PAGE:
Local politicians were cracking jokes about as fast as the City Club kitchen staff could crack the eggs for breakfast last week.
"We've got some real non-controversial issues coming up in the General Assembly," joked S.C. Sen. Wes Hayes, R-Rock Hill, during the York County Regional Chamber of Commerce Legislative Breakfast last Tuesday. "First, we've got a cigarette tax. Then we've got an immigration bill, third is a bill on payday lenders."
Hayes and members of the York County Legislative Delegation spoke for about an hour to a full house at the City Club of Rock Hill. The officials offered an overview of what to expect from Columbia next year pertaining to the business community and fielded questions from the audience.
Hayes said to expect a 30- to 45-cent increase on the seven-cent per pack cigarette tax. He said the money would go towards health care. But because Republican Gov. Mark Sanford has threatened to veto any tax hike that isn't paired with an equal tax cut, passing the bill will be a challenge.
Rep. Gary Simrill, R-Rock Hill, couldn't resist taking a shot at Sanford. "We have a Democrat-leaning Senate, a Republican House of Representatives and a Libertarian governor," he quipped to a round of applause. "We have a three-party system at work within our state walls."
Simrill kept the one-liners going when asked why recent sales tax changes resulted in no tax on a raw hamburger patty at the grocery store, a 7 percent tax at a convenience store and a 9 percent tax on a cooked burger from a restaurant.
"I'd go with the zero percent," Simrill quipped. "It sounds like you were in the county one time, the city another and then a grocery store. I'd enjoy the one that gets you the lowest."
In addition to the cigarette tax, Hayes said a bill that would make it tougher to hire undocumented immigrant workers and one that would enact stricter rules for payday lenders also will be on the agenda in coming months. He commended York County Sheriff Bruce Bryant for sending arrested illegal immigrants to federal authorities.
Debbie Carrothers, the Southeastern regional manager for the U.S. Chamber of Commerce, said at the national level lawmakers have accomplished little to impact business this year. She said a record number of roll call votes have been taken, but only 90 laws have been enacted, and many of those were to fund the war in Iraq and to name bridges, roads and buildings.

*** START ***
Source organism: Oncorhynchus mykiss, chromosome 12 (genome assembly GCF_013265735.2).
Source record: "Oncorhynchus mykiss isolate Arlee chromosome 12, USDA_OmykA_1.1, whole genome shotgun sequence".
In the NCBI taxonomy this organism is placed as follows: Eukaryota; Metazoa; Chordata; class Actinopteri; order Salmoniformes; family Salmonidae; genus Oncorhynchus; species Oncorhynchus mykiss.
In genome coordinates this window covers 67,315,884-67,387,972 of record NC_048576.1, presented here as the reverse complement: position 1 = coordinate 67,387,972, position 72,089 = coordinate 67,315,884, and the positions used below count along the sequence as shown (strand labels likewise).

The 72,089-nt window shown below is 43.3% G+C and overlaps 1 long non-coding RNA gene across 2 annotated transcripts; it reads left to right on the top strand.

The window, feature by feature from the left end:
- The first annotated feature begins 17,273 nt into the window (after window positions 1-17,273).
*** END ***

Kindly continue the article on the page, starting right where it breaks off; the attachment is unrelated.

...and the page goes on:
"Not much else has been passed of much substance," Carrothers said. "The Senate has been the Filibuster of the Month Club. They've been doing a lot up there, but they're not getting a lot done."
Freightliner workers to visit York County
Keep an eye out for Pacific Northwesterners around York County in the coming weeks. More than 100 Freightliner employees will be visiting the area in December as part of a "look-see" visit, a source said. Freightliner, the nation's largest truck maker, recently announced plans to move its sales and marketing division from its headquarters in Portland, Ore., to a large parcel of land off S.C. 274 in the Lake Wylie area. The move may be the first step towards relocating the company's headquarters here.
The visits are designed to let Freightliner employees look around York County so they can decide if they'll be willing to relocate with the company. The first wave will total about 340 jobs.
Workers unproductive almost one-third of the day
Employers are paying workers to be unproductive about 70 days a year, according to a new study recently released by New York-based Proudfoot Consulting. The study, compiled from four years of performance reviews, states American workers waste about 29 percent of their time on the job, costing employers a total of $658 billion annually.
Poor supervision is the leading cause for wasted time, the study reports.
Best wishes to Dennis Stuber, senior vice-president of First Citizens Bank in Rock Hill. Stuber, a longtime Rock Hill banker, will be moving to Camden to take a similar position with First Citizens. He said his replacement will be named by the end of the year.
Kudos to Rock Hill native Robin Adkins. The 1999 Miss Rock Hill was recently named one of Tampa Bay's "30 Under 30" by the Tampa Bay Business Journal. Adkins, 29, the owner of Relations: Public Relations and Marketing, was selected by the publication from a field of 117 nominees under the age of 30 for being a "rising star" in the Tampa business community. Adkins is the daughter of Bill and Debra Adkins and a 2000 graduate of Winthrop University.
You've probably tasted organic fruits and veggies. You've likely seen the new organic soaps and household cleaners retailers are selling. But now you can go a step further and purchase an organic day at the spa. Christy Griffin, owner of Fort Mill's Belle Vive Spa and Wellness Center, recently attended a training session to learn how to use Eminence, an organic line of European beauty and skin care products. Now, she and estheticians Laura Claxton and Laurie Lanza are using the products at Belle Vive.